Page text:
Born at Rainsboro, Ohio circa 1840, McCoy received a limited education as a child, attending local schools in Highland County, Ohio. With the American Civil War's outbreak, he enlisted as a private in the Twenty-Fourth Regiment Ohio Volunteer Infantry.
Ohioan Daniel McCoy attained the rank of brevet brigadier-general by the American Civil War's conclusion.
Born at Rainsboro, Ohio circa 1840, McCoy received a limited education as a child, attending local schools in Highland County, Ohio. With the American Civil War's outbreak, he enlisted as a private in the Twenty-Fourth Regiment Ohio Volunteer Infantry. McCoy quickly rose to the rank of third sergeant, and participated in the Battles of Greenbriar and Cheat Mountain. In 1862, officials sent the Twenty-Fourth Regiment to Tennessee, where McCoy, now a first sergeant, assumed command of his company at the Battle of Stones River, after his senior officers were incapacitated. Confederate soldiers also wounded McCoy in his knee, but the first sergeant refused to leave the battlefield for treatment. Due to McCoy's gallantry, military authorities promoted him to the rank of second lieutenant and soon thereafter to the rank of first lieutenant.
In 1863, McCoy led his company at the Battle of Chickamauga. He had nine bullets pass through his clothing. A tenth bullet struck the first lieutenant in his leg. McCoy took a brief leave of absence to recover from his wound, but he quickly returned to duty. General William T. Sherman placed McCoy in command of the exchange barracks, which was located in Nashville, Tennessee. McCoy, now a captain, remained in this position until June 24, 1864, when his term of service expired. Military authorities mustered him out of the army, but McCoy quickly reenlisted.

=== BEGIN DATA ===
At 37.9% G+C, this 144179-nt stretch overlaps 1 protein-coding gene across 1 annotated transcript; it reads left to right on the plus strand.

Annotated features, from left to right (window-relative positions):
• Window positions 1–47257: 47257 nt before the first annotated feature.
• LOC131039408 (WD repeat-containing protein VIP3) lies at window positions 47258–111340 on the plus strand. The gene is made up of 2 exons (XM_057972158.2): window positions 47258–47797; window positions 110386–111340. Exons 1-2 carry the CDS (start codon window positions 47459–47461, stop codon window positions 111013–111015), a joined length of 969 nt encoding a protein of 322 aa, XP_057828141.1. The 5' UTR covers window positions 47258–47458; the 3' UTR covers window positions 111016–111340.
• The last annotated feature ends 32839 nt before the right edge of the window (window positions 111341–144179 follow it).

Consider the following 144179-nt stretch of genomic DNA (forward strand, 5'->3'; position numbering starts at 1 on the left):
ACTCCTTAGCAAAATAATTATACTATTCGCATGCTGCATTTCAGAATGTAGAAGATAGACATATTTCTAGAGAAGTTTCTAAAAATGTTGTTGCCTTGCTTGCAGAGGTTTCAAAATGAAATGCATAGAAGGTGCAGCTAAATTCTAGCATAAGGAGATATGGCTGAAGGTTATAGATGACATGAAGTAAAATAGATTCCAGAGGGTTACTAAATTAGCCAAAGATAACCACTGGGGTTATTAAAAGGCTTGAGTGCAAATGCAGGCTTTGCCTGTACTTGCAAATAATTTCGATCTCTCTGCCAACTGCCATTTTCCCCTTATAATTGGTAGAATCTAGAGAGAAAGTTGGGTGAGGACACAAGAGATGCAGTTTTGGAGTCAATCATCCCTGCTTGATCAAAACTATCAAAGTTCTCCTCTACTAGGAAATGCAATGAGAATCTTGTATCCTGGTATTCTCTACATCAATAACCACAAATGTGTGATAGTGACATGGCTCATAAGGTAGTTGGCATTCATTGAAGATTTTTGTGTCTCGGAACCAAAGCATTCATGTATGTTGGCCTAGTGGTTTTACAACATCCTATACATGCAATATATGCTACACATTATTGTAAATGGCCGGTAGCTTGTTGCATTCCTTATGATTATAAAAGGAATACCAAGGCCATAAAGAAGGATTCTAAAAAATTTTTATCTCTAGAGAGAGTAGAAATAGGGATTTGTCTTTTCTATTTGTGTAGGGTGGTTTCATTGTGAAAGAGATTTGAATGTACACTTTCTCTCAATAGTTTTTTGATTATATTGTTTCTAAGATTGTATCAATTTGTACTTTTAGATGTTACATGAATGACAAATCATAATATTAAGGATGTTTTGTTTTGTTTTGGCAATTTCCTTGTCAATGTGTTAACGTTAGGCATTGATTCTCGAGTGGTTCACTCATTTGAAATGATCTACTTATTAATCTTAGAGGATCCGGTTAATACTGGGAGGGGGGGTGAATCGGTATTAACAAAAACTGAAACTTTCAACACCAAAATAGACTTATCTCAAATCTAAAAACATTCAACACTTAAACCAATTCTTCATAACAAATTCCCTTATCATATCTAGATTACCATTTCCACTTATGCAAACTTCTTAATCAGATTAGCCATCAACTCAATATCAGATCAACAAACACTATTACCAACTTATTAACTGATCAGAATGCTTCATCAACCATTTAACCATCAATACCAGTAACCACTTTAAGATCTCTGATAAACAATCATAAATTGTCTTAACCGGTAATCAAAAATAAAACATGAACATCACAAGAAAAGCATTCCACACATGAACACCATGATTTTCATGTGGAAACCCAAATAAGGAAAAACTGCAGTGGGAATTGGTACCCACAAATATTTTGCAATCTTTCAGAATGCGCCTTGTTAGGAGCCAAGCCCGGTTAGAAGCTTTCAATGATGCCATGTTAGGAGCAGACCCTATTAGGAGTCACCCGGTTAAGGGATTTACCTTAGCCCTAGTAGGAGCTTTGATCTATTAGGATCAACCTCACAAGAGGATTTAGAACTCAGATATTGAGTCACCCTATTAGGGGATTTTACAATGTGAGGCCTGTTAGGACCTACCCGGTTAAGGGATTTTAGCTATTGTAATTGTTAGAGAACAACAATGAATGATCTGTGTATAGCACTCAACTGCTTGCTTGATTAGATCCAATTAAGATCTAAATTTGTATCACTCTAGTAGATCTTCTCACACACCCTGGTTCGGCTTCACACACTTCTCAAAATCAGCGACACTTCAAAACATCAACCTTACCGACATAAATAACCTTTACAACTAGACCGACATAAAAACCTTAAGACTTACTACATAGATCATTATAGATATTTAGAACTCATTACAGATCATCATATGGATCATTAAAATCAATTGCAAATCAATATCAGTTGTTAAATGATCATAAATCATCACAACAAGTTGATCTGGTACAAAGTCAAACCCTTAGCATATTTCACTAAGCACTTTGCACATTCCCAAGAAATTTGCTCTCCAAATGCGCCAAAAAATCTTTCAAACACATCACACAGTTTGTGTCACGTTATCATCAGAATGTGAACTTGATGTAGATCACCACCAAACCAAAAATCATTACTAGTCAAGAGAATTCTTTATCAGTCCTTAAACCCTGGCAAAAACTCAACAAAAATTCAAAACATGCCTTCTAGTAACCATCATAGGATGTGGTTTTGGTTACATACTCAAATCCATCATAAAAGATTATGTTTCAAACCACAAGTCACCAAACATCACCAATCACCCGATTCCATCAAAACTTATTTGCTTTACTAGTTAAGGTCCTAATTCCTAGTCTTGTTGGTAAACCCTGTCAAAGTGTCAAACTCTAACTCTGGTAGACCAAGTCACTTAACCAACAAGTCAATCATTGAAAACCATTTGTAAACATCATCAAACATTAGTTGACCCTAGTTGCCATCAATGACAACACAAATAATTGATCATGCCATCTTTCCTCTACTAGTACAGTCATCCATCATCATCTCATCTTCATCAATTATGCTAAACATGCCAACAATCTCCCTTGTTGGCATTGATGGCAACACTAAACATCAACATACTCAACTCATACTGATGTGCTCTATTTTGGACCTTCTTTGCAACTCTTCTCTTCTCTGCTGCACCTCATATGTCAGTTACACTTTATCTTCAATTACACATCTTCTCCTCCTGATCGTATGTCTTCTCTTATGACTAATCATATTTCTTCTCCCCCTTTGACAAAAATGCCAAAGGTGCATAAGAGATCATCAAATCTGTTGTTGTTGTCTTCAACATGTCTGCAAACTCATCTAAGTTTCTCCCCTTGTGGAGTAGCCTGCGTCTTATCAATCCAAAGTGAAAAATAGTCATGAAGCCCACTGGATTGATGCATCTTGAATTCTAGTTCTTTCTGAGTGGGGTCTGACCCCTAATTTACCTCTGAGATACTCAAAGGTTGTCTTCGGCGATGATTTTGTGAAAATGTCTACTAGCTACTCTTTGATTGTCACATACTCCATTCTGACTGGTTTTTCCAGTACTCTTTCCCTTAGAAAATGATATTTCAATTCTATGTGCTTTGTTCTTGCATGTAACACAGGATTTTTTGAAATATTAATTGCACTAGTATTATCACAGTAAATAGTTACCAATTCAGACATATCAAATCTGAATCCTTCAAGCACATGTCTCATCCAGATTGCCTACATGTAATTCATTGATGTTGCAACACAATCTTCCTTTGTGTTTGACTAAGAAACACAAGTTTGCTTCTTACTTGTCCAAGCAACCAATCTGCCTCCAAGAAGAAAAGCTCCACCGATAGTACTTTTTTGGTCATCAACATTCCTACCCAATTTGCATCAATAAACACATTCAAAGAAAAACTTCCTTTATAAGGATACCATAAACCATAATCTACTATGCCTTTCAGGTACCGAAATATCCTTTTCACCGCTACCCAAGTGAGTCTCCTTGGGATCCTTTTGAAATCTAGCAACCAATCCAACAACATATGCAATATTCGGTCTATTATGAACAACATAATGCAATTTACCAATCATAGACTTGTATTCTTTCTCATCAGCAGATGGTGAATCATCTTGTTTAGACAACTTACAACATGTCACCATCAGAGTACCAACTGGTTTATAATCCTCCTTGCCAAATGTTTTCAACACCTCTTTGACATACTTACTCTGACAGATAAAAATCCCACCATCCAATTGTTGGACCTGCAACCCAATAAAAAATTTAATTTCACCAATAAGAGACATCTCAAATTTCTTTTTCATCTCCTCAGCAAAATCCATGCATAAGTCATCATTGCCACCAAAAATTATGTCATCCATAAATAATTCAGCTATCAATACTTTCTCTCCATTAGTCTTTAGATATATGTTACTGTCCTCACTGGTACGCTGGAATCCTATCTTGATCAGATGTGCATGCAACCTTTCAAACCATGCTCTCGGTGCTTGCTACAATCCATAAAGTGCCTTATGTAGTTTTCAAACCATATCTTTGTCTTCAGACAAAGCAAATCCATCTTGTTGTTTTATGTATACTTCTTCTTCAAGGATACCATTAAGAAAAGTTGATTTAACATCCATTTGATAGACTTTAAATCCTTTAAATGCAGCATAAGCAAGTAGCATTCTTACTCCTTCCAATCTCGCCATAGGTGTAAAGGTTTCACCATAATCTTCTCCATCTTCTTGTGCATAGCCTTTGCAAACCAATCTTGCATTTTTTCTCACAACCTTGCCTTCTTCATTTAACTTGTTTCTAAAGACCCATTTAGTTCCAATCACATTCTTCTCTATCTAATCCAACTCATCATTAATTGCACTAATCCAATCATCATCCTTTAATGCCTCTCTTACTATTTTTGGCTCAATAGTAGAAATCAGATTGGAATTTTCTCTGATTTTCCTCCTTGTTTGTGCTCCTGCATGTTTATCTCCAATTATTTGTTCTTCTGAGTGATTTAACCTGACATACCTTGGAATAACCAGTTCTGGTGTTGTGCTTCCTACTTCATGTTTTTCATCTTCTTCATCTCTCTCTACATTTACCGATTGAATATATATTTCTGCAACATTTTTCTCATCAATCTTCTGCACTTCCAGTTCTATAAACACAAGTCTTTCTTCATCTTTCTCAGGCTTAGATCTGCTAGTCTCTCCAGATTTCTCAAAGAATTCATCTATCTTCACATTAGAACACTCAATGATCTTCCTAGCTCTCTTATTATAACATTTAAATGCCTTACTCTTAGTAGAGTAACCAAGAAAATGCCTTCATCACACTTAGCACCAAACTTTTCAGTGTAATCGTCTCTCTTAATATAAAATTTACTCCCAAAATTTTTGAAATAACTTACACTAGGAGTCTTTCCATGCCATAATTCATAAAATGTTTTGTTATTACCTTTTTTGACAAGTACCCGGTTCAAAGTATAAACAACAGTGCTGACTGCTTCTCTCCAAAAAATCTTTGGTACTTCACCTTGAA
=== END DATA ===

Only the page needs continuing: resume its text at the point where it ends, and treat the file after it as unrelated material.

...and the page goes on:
During McCoy's brief absence from the army, he helped form the 175th Regiment Ohio Volunteer Infantry. He mustered in with this regiment on October 10, 1864, serving as the organization's lieutenant colonel. The regiment served on garrison duty at Columbia, Tennessee and actively participated in Union efforts to halt Confederate General John B. Hood's advance on Nashville, Tennessee. At the Battle of Franklin, McCoy received three serious wounds. Authorities granted him a medical leave to recuperate from his injuries. McCoy briefly returned to Ohio before rejoining his command, which was again serving on garrison duty in Columbia.
While McCoy was recovering, General George H. Thomas and the Tennessee State Legislature recommended to military authorities that McCoy be promoted to the rank of brevet brigadier-general for his "gallant and meritorious services during war, particularly in battles before Nashville, Tennessee." Officials concurred with Thomas's recommendation. McCoy remained at Columbia for the remainder of the war, receiving an honorable discharge on July 8, 1865.
At only twenty-four years of age, McCoy was one of the youngest men to ever attain the rank of brevet brigadier-general. During the conflict, he fought in twenty-seven battles and was wounded seriously five times. He also purportedly had another fourteen bullets pass through his clothing.
Upon the war's conclusion, McCoy moved to Wheaton, Illinois, where he pursued several business ventures. He later relocated to Iowa where he became a farmer, newspaper editor and attorney.
Daniel McCoy died from a heart attack on May 1, 1902. He was buried in Elmwood Cemetery, Dewitt, Iowa.